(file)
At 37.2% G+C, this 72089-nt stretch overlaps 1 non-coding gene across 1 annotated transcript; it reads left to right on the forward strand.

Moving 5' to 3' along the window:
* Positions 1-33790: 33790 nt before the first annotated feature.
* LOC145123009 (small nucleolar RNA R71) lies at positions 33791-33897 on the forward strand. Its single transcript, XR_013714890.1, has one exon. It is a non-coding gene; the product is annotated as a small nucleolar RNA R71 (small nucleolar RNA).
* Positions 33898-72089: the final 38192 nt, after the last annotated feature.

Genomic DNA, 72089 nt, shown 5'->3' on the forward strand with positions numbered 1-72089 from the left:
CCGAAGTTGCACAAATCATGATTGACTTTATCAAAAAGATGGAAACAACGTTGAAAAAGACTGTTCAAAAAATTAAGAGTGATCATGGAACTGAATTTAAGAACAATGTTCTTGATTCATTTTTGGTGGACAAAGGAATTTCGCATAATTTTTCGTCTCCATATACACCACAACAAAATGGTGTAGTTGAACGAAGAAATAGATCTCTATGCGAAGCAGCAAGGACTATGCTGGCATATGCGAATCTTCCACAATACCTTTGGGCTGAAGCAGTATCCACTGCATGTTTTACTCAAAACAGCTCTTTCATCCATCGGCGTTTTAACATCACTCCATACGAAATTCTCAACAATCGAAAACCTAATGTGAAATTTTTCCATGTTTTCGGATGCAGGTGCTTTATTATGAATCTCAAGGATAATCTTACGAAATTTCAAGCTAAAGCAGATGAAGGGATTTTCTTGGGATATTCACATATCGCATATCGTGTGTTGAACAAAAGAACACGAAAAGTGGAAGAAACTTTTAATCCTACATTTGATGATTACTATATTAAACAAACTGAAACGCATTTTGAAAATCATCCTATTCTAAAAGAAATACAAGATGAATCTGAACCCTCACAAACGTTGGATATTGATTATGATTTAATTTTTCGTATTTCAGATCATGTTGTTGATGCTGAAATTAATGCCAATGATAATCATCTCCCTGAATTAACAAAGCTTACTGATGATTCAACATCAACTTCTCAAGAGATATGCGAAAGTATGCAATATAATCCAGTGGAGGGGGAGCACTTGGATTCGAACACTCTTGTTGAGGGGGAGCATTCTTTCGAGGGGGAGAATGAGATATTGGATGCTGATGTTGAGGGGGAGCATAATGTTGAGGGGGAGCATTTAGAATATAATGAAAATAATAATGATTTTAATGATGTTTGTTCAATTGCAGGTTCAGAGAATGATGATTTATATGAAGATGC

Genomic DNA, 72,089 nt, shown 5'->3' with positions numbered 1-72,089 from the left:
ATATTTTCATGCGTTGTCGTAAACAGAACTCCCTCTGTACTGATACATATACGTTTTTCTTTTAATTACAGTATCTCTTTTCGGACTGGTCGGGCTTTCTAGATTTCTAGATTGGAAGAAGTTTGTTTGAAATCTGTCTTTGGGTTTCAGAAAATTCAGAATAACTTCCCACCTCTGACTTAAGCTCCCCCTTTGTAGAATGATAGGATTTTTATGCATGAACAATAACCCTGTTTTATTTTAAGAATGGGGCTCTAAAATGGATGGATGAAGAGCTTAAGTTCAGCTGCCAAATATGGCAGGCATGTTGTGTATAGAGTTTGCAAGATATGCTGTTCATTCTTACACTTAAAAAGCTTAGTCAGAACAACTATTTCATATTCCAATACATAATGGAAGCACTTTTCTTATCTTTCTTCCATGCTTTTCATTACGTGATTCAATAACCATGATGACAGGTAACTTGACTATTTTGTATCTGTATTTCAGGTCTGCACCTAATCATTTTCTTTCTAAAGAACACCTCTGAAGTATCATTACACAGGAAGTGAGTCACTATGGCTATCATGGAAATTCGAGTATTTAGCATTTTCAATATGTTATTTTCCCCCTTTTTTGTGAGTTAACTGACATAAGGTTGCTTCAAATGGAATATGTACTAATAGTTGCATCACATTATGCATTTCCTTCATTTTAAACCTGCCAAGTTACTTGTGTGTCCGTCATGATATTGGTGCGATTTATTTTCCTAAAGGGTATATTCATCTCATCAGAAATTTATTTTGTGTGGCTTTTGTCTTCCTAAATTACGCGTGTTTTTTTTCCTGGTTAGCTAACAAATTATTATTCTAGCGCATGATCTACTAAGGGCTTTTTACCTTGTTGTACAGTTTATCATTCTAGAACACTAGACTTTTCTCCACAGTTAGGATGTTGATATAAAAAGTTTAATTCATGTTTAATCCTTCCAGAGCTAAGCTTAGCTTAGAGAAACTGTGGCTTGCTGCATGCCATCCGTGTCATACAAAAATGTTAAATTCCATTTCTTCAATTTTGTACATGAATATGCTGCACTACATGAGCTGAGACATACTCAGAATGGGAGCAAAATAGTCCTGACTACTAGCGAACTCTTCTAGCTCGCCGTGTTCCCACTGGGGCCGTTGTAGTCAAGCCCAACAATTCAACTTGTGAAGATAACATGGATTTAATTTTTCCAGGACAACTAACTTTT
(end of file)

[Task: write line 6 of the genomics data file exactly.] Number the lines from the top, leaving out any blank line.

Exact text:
Genomic DNA, 72089 nt, shown 5'->3' on the forward strand with positions numbered 1-72089 from the left: